I’ve been back and forth on this one. I love that Zendaya looks strong and confident. I wish the eyeliner weren’t quite so overpowering, in an Annie Potts/Pretty In Pink way. I love the curly hair, but I’m turned off by the cobwebs oozing off her shirt. I love that, even though I misread a cover line as “This Is How You Get A Baby Bump,” I’m still drawn right back to her. I’ve read the other cover lines a couple times and I still can’t tell you what they are, other than the one that is NOT about a baby bump, because I keep staring at Zendaya and the rest just floats away. That’s the sign of an effective cover. And I’m really pleased that this is about strength rather than sex; about the fight rather than the flirting. So I’m coming down on the positive side.
Yara Shahidi interviewed Zendaya for the article, and it’s one of the more effective celeb-on-celeb chats; generally I’m not a fan of that format, in part because interviewing a person is a much harder job than it seems, but also because it invariably ends up being just as much about the questioner. You start forgetting which one is on the cover, and Q&As often get so abridged that they feel choppy. But these two come off as genuine friends, and as thoughtful young women who are not taking their success lightly. They both are worth hearing, so it’s nice to see them speaking their truths to each other. For example, the topic of race comes up, and Zendaya notes:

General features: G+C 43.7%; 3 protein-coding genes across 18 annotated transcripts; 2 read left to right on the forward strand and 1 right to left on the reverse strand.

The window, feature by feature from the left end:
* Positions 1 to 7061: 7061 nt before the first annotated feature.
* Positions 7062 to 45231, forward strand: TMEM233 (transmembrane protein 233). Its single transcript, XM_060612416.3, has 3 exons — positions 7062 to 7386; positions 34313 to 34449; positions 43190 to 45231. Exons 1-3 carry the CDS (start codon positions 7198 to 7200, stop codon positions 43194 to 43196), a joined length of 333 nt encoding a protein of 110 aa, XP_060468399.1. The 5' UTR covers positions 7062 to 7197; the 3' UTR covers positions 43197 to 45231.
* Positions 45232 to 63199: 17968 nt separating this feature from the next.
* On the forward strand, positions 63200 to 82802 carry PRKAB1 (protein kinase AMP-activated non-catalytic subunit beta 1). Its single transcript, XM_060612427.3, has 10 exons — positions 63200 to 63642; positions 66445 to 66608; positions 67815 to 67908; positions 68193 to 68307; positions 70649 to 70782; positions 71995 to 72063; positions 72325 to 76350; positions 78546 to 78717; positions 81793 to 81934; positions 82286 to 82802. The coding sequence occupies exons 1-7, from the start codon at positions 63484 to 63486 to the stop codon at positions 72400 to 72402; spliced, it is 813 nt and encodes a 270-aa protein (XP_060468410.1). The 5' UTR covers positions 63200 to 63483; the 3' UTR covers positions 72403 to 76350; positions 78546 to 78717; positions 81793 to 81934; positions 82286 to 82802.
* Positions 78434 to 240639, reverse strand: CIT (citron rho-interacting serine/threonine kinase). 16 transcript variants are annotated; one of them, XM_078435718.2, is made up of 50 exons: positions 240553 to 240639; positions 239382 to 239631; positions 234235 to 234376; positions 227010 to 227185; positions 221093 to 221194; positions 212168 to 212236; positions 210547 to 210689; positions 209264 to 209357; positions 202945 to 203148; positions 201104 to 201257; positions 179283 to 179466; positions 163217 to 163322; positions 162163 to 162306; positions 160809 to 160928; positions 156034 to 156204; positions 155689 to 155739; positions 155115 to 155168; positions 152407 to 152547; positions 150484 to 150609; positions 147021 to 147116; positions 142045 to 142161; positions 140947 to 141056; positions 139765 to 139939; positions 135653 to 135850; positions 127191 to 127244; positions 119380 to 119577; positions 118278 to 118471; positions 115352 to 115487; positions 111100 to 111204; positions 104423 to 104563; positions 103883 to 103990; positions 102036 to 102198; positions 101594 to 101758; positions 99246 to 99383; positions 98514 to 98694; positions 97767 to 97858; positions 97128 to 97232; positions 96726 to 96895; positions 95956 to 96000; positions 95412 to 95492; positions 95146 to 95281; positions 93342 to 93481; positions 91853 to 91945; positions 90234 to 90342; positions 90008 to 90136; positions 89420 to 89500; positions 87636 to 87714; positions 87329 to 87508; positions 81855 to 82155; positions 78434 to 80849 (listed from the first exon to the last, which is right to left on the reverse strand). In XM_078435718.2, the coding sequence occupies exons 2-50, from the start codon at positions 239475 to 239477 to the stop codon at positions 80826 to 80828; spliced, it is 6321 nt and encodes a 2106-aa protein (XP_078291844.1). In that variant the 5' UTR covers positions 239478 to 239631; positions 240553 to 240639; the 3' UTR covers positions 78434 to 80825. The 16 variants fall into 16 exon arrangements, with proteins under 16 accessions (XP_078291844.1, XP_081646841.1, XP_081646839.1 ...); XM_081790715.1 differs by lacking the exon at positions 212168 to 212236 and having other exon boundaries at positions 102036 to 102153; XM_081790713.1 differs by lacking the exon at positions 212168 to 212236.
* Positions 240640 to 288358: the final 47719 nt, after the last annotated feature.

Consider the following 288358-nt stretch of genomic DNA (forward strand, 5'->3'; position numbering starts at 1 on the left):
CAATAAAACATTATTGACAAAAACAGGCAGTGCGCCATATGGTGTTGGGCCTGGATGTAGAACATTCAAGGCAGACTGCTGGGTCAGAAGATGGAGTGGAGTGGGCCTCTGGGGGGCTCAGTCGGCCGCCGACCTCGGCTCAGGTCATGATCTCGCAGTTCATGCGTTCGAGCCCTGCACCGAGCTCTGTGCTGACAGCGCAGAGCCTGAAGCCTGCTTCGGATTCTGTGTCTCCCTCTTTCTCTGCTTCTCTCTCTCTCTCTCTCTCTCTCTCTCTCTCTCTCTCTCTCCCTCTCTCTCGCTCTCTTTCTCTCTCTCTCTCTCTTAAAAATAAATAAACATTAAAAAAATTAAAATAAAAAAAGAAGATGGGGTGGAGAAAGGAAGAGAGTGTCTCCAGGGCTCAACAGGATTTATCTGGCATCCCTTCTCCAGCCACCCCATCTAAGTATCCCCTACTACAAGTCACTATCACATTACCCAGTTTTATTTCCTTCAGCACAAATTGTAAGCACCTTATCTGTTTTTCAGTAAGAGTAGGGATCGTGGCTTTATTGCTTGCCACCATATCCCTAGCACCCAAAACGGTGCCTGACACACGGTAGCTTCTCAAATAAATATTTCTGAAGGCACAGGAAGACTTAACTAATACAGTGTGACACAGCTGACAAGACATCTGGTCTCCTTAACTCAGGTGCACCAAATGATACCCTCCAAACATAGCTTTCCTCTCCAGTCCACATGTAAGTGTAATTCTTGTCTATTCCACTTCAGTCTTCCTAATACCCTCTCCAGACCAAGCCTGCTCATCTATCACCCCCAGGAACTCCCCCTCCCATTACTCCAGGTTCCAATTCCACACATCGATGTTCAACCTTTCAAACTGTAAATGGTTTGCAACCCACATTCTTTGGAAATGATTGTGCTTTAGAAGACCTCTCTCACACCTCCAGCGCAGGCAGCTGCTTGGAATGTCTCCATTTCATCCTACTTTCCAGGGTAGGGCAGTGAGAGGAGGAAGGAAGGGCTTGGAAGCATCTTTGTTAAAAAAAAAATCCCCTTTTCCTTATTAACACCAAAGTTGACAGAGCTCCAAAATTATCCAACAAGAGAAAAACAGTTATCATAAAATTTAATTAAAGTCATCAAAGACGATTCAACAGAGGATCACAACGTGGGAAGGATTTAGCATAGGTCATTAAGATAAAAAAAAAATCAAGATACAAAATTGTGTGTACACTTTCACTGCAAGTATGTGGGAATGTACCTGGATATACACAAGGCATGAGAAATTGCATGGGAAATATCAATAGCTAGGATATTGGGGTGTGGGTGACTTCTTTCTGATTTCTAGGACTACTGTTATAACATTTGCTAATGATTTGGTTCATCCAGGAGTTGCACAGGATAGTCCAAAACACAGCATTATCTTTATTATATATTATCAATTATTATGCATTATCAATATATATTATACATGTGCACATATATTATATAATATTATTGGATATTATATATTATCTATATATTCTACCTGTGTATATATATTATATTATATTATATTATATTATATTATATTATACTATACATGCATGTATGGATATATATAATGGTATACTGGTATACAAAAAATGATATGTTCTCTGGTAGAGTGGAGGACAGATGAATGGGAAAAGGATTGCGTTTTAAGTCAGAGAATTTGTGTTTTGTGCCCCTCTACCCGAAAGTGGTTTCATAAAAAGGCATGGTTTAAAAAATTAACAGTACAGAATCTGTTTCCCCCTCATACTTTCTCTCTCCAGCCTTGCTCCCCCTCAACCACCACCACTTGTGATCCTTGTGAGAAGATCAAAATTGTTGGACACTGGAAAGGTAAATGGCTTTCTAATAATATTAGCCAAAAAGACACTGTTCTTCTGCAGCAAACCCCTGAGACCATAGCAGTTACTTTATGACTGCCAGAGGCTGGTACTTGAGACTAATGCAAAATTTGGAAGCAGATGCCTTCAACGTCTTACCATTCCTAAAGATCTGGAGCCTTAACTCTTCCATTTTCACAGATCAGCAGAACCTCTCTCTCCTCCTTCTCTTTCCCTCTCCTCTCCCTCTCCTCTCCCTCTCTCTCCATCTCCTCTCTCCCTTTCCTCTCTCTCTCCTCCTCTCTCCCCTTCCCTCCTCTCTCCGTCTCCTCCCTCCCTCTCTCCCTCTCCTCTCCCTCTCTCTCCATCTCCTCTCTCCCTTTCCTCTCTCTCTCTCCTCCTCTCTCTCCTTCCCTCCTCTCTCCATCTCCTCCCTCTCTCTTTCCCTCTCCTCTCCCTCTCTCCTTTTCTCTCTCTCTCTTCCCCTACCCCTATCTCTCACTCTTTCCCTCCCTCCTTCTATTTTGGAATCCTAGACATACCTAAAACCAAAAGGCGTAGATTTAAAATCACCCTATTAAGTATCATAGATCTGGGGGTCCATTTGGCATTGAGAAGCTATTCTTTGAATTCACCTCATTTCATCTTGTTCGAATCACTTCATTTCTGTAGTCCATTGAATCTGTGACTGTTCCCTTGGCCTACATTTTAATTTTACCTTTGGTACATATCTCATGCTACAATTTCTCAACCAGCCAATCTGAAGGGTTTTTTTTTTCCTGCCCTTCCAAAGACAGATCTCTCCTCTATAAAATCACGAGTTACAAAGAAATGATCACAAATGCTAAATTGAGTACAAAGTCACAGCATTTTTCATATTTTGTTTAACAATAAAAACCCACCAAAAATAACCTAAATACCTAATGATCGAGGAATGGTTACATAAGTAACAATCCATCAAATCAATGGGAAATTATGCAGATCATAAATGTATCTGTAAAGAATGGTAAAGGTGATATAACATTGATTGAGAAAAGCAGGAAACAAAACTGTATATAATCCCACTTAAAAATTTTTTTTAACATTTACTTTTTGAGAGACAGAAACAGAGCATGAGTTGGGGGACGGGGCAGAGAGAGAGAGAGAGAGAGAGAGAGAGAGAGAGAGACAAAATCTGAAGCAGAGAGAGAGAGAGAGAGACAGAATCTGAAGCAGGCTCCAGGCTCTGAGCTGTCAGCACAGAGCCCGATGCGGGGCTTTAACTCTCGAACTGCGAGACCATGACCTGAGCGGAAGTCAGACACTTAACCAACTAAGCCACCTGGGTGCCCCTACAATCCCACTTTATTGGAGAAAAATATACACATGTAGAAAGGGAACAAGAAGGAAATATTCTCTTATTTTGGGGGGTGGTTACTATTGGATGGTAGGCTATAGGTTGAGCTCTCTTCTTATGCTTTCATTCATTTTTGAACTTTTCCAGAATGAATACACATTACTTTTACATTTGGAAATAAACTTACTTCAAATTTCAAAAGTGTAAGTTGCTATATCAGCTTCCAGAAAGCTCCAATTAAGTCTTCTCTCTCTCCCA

“There needs to be a black family on the Disney Channel. A lot of people who aren’t people of color can’t quite understand what it’s like to grow up and not see yourself in mainstream media. And you know, there is so much work left to be done. I’ve talked about this before, but can I honestly say I would be in the position I’m in if I weren’t a lighter-skinned black woman? No.”
Give it a look; it’s not too long (I actually wish it was longer) and it’ll give you some hope that These Kids Today really are going to be all right.